“Bitches get stuff done.”
This was the cool, calm and collected response Congresswoman Alexandria Ocasio-Cortez tweeted following an incident in which she was harassed by fellow Congressman Ted Yoho, who called her “a fucking bitch”.
Ocasio-Cortez, also known by her initials AOC, went viral last week for her response to Yoho’s sexist remarks and non-existent apology. Speaking on the House floor, she powerfully pointed out how Yoho’s remarks are representative of a larger culture of harassment and disrespect of women. “All of us have had to deal with this in some form, some shape, some way at some point in our lives,” she stated.
While Ocasio-Cortez testified that she “was not deeply hurt or offended by little comments,” she received particular praise for the way in which she set an example for others. In one of the most quoted parts of her speech, she explained: “Mr Yoho mentioned that he has a wife and two daughters […] I am someone’s daughter too,” she said. “I am here because I have to show my parents that I am their daughter, and that they did not raise me to accept abuse from men.”
“This violent language is about power”
Following this, fellow Congresswoman Pramila Jayapal took the floor and made a particular piece of commentary that drew my attention. “This violent language is about power,” she said. “It is about fear of people who may well be smarter than you, harder working than you, and more dedicated to achieving justice than you.”
This is not the first time this language of fear has been used with regards to AOC. When asked about Donald Trump in an interview in December, Ocasio-Cortez observed: “He has a track record: he is afraid of strong women”.
If violent language is, as Tlaib says, the result of fear, it is unfortunately no surprise that Ocasio-Cortez has been the target of much harassment from Republicans. In July last year, Trump told her and other Democratic congresswomen to “go back and help fix the totally broken and crime-infested places from which they came,” despite her having been born in America. In September, he called the same group of women “do nothing democrat savages” and a month later Trump tweeted out calling Ocasio-Cortez a “wack job”.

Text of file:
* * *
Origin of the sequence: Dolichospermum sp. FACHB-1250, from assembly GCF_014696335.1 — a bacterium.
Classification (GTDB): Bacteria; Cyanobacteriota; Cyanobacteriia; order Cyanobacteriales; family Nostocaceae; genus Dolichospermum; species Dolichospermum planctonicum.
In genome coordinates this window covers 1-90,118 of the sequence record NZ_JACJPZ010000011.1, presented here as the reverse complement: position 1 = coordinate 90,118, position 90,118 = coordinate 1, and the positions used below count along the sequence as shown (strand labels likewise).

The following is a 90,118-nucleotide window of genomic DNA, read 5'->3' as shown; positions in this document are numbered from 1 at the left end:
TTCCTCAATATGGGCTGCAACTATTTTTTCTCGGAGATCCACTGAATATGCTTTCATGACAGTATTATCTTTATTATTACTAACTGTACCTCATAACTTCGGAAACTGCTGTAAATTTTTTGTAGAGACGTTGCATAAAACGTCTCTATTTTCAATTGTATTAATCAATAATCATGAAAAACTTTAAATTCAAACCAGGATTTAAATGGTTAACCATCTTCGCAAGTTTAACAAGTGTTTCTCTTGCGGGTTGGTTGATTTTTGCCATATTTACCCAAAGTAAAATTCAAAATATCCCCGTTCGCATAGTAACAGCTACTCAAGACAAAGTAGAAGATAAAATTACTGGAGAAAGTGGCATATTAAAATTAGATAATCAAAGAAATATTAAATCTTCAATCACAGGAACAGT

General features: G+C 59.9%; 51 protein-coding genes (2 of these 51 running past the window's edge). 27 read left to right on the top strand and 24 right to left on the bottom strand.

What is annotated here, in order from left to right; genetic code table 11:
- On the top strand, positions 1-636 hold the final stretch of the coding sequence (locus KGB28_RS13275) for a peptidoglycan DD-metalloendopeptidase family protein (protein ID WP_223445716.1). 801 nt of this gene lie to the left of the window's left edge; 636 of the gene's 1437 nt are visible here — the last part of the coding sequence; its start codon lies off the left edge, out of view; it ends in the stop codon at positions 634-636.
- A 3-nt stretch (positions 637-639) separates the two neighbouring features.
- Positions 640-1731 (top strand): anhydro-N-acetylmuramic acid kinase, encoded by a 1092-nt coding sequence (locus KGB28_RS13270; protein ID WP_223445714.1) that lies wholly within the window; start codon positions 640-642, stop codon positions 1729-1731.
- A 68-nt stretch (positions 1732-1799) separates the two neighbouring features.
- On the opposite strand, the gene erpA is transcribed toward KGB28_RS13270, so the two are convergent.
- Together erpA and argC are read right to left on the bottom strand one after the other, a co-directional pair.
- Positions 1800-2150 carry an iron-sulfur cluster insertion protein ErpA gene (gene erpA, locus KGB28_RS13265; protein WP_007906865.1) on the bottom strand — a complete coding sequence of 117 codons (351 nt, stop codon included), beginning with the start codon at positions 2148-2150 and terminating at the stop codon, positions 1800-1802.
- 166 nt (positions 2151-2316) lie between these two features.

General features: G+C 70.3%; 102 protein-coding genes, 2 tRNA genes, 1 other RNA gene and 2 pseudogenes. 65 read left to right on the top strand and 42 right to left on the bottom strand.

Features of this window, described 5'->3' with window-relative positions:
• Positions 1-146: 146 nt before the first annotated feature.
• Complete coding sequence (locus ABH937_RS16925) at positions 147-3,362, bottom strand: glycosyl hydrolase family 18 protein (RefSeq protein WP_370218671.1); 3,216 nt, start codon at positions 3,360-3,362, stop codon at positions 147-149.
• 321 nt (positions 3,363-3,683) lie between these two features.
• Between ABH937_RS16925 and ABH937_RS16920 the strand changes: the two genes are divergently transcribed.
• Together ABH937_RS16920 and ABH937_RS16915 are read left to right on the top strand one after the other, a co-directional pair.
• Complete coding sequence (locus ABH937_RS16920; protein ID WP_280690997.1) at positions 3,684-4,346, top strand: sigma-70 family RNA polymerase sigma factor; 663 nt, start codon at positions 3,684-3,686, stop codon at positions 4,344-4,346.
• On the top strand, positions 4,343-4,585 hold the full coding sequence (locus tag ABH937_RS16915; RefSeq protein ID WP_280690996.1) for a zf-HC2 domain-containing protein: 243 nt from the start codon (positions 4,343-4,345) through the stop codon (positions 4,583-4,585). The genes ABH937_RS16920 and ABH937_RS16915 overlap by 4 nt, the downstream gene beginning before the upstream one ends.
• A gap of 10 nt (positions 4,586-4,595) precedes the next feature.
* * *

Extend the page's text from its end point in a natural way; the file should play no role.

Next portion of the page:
So why are these men so afraid of Alexandria Ocasio-Cortez?
While clips of AOC’s response to Congressman Yoho are now flying around the internet, this is far from the first time she has gone viral. Her questioning of ethics experts on corporate PAC money is the most watched political video on Twitter ever, with more than 37 million views, and if you simply type ‘AOC’ into Youtube you’ll find compilations of her ‘best moments’, ranging from 10 minutes to an hour long.
What then is it that makes Ocasio-Cortez’s speeches so popular? I believe the answer lies in another of her other most viral moments: her grilling of Mark Zuckerberg.
AOC reveals Zuckerberg to be incredibly incapable.
When Zuckerberg sat before the US House of Representatives for a hearing regarding Libra, Facebook’s new cryptocurrency project, AOC seized the opportunity to question him about their mishandling of the Cambridge Analytica scandal. Ocasio-Cortez’s simple questions were met with increasing confusion on his part as Zuckerberg tries to deny having any prior knowledge of the issue. He seems confused, repeatedly not understanding or not being able to recall the question he has just been asked. In short, AOC reveals Zuckerberg to be incredibly incapable.
Part of Ocasio-Cortez’s talent is being able to ask such simple, straightforward questions, phrased in a way anyone can understand. She omits pompous political jargon in favour of direct confrontation: “You don’t know? This was the largest data scandal with respect to your company, that had catastrophic impacts on the 2016 election. You don’t know?” she asks a “squirming” Zuckerberg.
As Poppy Noor explains, Alexandria Ocasio-Cortez has the ability to “turn complex political concepts into snappy soundbites and boring old politics into much-talked-about spectacle.” In other words, AOC makes politics accessible.
This is hardly surprising given her background. Ocasio-Cortez’s entry to Congress was remarkable and unprecedented: in a shock 2018 election she unseated 10-term incumbent Joe Crowley, at that time the fourth-ranking Democrat in the House.